Majority Leader, Osei Kyei-Mensah-Bonsu, has urged the nation’s educational institutions to instill in the youth the principles and ideals of democracy so that they will be patriotic citizens and uphold it.
He also wants institutions of governance to deepen citizens’ understanding of Parliament’s mandate in order to gain the Ghanaian people’s support in carrying out its mandate.
The Majority Leader stated in Parliament during the launch of the House’s 30th-anniversary celebration of parliamentary democracy that, Parliament had already begun strengthening its public engagement in order to bring it closer to the people.
According to him, the Ghanaian Parliament is the most highly ranked open parliament in Sub-Saharan Africa.
“The role of Parliament and the functions of parliamentarians, including representation, deliberation, information dissemination, legislation, financial control (power-of-purse), oversight, ratification of agreements, including loans, must be highlighted and explained continuously to disabuse the minds of our citizens that Members of Parliament (MPs) can do everything under the sun,” he noted.
He stated that this would undoubtedly encourage the development of career MPs, rather than members who would enter Parliament with the sole intention of using Parliament as a stepping stone to gain entry into the executive.
“Whilst we are at this, it is important to admit that some of the defects in our performance are attributable to self-inflicted impositions contained in our Standing Orders. We have for over 20 years been working on a review process,” he asserted.
For him, the time has arrived as Parliament celebrates 30 years to bring the review exercise to a conclusion.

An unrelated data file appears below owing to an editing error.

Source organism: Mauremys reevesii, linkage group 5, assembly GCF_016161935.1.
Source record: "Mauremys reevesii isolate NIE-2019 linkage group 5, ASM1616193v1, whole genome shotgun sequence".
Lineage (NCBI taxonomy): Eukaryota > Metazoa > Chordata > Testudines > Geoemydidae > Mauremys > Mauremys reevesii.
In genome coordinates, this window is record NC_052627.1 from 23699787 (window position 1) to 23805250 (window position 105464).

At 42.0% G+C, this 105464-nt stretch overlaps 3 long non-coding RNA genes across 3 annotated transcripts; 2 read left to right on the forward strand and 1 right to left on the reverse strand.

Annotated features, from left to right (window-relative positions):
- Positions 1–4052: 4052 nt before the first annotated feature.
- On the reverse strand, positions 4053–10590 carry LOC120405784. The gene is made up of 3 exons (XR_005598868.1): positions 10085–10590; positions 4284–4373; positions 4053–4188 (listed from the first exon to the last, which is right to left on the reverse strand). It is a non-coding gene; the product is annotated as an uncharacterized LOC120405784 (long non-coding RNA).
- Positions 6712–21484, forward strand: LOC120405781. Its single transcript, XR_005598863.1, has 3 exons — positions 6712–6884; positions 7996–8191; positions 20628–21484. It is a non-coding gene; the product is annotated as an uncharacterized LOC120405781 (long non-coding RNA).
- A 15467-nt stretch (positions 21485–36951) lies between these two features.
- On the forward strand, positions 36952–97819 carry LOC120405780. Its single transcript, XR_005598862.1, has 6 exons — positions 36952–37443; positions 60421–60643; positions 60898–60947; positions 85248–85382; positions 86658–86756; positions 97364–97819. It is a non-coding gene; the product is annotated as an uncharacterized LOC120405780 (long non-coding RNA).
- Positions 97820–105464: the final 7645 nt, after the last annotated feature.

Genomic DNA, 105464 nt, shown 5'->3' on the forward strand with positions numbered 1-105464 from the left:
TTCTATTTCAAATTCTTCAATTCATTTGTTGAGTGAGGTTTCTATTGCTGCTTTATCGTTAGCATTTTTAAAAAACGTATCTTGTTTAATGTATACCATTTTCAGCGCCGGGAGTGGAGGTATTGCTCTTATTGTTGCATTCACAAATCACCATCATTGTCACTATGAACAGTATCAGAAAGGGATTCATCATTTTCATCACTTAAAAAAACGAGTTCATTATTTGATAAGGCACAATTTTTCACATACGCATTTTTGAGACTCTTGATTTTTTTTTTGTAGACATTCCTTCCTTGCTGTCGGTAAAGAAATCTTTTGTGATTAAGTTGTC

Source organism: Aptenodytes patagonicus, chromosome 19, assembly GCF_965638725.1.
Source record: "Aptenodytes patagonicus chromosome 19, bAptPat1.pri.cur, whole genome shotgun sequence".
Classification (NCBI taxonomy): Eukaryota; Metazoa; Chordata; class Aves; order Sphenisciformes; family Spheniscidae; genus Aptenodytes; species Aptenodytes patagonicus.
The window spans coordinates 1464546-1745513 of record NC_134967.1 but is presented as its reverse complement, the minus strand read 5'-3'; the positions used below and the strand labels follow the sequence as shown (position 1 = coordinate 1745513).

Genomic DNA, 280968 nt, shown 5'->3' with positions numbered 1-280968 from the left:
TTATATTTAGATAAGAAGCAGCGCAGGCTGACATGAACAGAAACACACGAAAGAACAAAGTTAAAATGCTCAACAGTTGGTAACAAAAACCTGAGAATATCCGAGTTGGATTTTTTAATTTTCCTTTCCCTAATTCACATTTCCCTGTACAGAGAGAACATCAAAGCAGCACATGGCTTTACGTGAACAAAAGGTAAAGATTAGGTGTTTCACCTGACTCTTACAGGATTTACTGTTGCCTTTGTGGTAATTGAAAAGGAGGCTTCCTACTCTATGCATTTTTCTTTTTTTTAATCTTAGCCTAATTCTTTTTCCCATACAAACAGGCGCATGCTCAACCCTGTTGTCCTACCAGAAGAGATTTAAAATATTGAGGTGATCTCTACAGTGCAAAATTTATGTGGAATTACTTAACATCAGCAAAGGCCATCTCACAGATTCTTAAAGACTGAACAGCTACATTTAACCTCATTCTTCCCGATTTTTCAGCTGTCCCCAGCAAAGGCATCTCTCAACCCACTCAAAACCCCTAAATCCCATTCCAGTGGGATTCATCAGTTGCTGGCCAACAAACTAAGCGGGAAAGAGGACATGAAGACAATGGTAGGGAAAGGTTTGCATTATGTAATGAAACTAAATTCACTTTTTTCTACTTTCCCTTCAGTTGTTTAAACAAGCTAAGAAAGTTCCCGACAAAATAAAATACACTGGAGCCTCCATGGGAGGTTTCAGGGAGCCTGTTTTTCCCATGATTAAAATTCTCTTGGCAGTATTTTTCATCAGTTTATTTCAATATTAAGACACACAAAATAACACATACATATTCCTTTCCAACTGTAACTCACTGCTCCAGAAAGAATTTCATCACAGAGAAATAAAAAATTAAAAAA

He asserted that, while Ghana’s 30 years of parliamentary democracy are relatively new in comparison to other jurisdictions such as the United Kingdom and the United States of America, which have been practicing democracy for over 200 years, it is worthwhile to pause, reflect, and celebrate.
He claimed that Ghanaians would be acting like ostriches if they continued to claim that the justifications, real or imagined, for which military juntas intervened in the country’s governance had been completely eradicated.
“Neither can we also claim that our aspirations as enshrined in the 1992 Constitution have been achieved in their entirety,” he disclosed.
However, he argued that the country has made significant progress, adding, “Our country, 30 years into the 4th Republic, is still grappling with issues of poverty, youth unemployment, chieftaincy conflicts, economic hardships, vigilantism, insecurity in all forms, and corruption in public life.”
Mr. Kyei-Mensah-Bonsu stated that the challenges emphasised the need for a review of the 1992 Constitution by various stakeholders.
“It is time to re-engineer our constitutional architecture to conform to today’s realities. We need a constitutional order that frowns upon winner-takes-all syndrome and promotes collaboration, collectiveness and consensus building in decision-making at all levels of governance.
“We need a constitutional order that will ensure gender equity and, in many respects, equality to promote real development. The IPU has resolved that by 2025 all Parliaments in the world must comprise at least 30% of women,” he suggested.
According to him, Ghana requires a new constitution that will reduce winner-take-all politics and the do-or-die combat associated with elections, as well as the constant increase in the number of seats in Parliament.
“We need a new constitutional order that will put a cap on the numbers of Ministers of State, etc. A new order that will ensure that the Speaker of the Parliament is a serving member of Parliament and that the Parliament of Ghana does not remain as one of only 9 Parliaments in the world whose Speakers are not Members of Parliament,” he added.
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